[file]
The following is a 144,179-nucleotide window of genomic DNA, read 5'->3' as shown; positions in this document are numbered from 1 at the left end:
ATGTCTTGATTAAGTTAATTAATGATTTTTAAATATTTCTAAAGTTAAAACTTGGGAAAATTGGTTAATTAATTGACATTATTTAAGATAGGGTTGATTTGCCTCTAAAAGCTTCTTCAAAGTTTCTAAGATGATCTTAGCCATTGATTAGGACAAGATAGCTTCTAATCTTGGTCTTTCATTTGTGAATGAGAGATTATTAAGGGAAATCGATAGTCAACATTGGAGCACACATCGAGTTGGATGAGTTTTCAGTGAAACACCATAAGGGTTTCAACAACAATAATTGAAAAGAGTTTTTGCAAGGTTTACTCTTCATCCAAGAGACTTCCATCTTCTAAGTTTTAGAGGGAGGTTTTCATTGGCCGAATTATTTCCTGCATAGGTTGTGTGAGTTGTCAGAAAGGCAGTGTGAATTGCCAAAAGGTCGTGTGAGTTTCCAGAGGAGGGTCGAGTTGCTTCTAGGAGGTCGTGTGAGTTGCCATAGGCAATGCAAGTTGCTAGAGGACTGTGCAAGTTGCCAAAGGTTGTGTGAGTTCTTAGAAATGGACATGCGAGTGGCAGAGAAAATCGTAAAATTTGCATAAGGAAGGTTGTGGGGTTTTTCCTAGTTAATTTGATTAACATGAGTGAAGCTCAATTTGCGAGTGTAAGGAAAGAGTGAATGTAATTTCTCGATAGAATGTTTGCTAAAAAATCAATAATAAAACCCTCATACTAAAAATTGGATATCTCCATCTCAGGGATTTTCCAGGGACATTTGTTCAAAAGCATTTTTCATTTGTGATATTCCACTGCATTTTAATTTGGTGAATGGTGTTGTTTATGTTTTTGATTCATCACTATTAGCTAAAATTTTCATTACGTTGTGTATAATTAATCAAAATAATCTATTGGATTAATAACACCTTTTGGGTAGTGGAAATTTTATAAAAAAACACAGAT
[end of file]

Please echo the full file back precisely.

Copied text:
The following is a 144,179-nucleotide window of genomic DNA, read 5'->3' as shown; positions in this document are numbered from 1 at the left end:
ATGTCTTGATTAAGTTAATTAATGATTTTTAAATATTTCTAAAGTTAAAACTTGGGAAAATTGGTTAATTAATTGACATTATTTAAGATAGGGTTGATTTGCCTCTAAAAGCTTCTTCAAAGTTTCTAAGATGATCTTAGCCATTGATTAGGACAAGATAGCTTCTAATCTTGGTCTTTCATTTGTGAATGAGAGATTATTAAGGGAAATCGATAGTCAACATTGGAGCACACATCGAGTTGGATGAGTTTTCAGTGAAACACCATAAGGGTTTCAACAACAATAATTGAAAAGAGTTTTTGCAAGGTTTACTCTTCATCCAAGAGACTTCCATCTTCTAAGTTTTAGAGGGAGGTTTTCATTGGCCGAATTATTTCCTGCATAGGTTGTGTGAGTTGTCAGAAAGGCAGTGTGAATTGCCAAAAGGTCGTGTGAGTTTCCAGAGGAGGGTCGAGTTGCTTCTAGGAGGTCGTGTGAGTTGCCATAGGCAATGCAAGTTGCTAGAGGACTGTGCAAGTTGCCAAAGGTTGTGTGAGTTCTTAGAAATGGACATGCGAGTGGCAGAGAAAATCGTAAAATTTGCATAAGGAAGGTTGTGGGGTTTTTCCTAGTTAATTTGATTAACATGAGTGAAGCTCAATTTGCGAGTGTAAGGAAAGAGTGAATGTAATTTCTCGATAGAATGTTTGCTAAAAAATCAATAATAAAACCCTCATACTAAAAATTGGATATCTCCATCTCAGGGATTTTCCAGGGACATTTGTTCAAAAGCATTTTTCATTTGTGATATTCCACTGCATTTTAATTTGGTGAATGGTGTTGTTTATGTTTTTGATTCATCACTATTAGCTAAAATTTTCATTACGTTGTGTATAATTAATCAAAATAATCTATTGGATTAATAACACCTTTTGGGTAGTGGAAATTTTATAAAAAAACACAGAT